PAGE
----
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Saskatchewan Premier Brad Wall says he is toying with the concept of a government program that would assist people to save money for long-term care needs in the future.

The idea of such special savings plan is considered timely considering that the so-called baby boom generation is entering its senior years.

Wall's government has already created a special fund, with $14 million in it, to shore up current deficiencies noted in long-term care homes throughout the province.

In an interview with CBC News, Wall raised the idea of helping citizens save for their own future care.

"Is there something government could do that would actually help facilitate individuals to plan for either their parents or themselves going into long-term care from a financial resources basis?" Wall posited.

He noted the issue needs to be addressed now, so the province is prepared.

"The baby boomers are getting older and they're all heading for long-term care and there isn't a government that has a money tree big enough, if we're just going to hire staff and open beds," Wall said.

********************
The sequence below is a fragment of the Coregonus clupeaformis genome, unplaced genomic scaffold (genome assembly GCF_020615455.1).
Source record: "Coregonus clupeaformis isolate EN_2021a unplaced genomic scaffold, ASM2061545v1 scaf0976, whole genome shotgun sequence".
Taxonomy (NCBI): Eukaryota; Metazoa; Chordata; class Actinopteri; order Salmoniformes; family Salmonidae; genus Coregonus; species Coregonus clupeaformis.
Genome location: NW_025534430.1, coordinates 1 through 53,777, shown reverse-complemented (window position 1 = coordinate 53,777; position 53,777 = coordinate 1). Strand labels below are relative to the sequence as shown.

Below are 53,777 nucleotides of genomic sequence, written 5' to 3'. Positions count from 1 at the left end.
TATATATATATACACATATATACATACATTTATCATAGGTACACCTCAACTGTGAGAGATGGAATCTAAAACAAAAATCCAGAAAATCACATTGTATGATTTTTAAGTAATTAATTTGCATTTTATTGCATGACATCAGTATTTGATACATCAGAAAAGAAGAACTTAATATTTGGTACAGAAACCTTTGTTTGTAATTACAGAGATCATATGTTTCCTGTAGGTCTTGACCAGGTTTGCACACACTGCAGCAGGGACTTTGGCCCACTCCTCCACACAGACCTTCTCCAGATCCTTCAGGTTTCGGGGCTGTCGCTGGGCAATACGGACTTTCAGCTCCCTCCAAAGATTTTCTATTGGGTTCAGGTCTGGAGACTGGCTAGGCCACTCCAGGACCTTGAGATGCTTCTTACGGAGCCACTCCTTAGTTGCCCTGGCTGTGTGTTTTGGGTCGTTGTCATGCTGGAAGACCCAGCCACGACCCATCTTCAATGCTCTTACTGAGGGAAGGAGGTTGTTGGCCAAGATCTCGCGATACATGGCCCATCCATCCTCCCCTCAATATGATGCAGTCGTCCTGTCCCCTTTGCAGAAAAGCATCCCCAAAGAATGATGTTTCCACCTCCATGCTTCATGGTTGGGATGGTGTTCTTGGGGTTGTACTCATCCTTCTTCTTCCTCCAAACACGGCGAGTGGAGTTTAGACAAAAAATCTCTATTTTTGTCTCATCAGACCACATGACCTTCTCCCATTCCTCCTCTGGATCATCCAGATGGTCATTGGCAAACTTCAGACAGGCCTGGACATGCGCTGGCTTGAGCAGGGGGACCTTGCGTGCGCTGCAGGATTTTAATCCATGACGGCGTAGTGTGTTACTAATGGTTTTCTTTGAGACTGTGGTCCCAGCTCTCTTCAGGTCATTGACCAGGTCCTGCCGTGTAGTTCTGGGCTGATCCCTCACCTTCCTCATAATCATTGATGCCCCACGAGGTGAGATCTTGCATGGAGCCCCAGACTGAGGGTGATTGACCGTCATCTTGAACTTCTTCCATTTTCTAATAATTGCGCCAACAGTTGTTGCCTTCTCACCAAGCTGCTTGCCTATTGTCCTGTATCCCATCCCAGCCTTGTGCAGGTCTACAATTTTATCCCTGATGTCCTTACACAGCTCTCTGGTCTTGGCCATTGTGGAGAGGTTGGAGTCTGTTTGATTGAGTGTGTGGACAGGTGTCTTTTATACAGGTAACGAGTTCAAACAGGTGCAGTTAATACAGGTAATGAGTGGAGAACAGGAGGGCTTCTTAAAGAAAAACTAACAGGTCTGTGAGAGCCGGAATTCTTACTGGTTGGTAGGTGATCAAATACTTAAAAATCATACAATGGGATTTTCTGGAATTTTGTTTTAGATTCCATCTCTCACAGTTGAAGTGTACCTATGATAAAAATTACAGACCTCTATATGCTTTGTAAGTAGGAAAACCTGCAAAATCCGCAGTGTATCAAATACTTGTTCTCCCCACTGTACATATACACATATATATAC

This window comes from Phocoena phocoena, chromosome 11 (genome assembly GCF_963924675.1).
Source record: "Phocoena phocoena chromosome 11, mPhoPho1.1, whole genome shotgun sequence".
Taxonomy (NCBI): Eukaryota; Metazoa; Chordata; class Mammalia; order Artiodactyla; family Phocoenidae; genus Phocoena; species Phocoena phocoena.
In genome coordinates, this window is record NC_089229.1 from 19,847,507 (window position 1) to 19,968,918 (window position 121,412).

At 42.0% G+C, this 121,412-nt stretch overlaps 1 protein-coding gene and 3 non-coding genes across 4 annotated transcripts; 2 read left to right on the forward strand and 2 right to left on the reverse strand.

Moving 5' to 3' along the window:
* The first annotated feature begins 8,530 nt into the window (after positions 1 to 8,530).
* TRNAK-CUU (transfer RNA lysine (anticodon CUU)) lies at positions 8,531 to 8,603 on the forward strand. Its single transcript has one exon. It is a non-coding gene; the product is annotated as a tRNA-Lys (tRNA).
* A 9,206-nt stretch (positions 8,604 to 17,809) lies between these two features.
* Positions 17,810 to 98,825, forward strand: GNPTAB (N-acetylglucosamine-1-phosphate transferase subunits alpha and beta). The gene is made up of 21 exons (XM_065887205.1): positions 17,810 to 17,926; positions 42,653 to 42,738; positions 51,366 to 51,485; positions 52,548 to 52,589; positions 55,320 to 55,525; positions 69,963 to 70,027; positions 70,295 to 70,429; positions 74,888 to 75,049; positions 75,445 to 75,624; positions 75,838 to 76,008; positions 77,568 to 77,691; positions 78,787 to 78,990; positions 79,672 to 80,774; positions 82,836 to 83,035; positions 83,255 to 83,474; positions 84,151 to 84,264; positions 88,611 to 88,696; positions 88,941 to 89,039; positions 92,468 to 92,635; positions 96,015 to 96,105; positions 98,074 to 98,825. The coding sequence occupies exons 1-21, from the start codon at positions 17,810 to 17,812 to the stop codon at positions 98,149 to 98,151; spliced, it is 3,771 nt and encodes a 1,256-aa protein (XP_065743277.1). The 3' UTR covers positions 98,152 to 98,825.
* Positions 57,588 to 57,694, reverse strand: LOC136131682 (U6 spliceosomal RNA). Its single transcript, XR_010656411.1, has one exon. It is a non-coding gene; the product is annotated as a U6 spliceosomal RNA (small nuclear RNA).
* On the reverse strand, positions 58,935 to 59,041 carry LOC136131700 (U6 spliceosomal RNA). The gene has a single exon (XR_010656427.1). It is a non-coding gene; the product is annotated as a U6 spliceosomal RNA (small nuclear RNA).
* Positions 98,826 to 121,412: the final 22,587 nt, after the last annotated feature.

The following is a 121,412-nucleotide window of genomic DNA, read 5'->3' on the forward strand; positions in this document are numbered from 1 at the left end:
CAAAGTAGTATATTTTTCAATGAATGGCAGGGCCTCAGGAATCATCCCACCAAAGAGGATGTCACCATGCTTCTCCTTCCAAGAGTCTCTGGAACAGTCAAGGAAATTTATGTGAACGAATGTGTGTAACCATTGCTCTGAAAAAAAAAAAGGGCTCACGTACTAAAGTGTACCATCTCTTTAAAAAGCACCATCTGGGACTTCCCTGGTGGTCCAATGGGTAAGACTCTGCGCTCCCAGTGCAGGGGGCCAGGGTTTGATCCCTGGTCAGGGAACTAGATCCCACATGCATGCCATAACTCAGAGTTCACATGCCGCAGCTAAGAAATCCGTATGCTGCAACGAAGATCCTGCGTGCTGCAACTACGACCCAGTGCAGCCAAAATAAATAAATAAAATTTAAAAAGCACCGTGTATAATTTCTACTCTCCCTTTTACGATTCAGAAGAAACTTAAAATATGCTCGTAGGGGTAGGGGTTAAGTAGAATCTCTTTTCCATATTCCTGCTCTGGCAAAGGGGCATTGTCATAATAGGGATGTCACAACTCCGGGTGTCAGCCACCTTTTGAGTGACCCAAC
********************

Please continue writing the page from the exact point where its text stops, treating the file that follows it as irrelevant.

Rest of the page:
According to the 2011 census, Saskatchewan has 153,705 citizens aged 65 and older. That is about 14 per cent of the total population.

Census numbers also show that Saskatchewan's senior population is growing but at a slower rate compared to other age groups.

Because of that, according to Statistics Canada, compared to the 2006 Census, Saskatchewan no longer ranks first in the county for the percentage of population aged 65 and over. The Maritimes, Quebec and British Columbia all had a higher percentage of seniors than Saskatchewan in 2011.

With files from CBC's Stefani Langenegger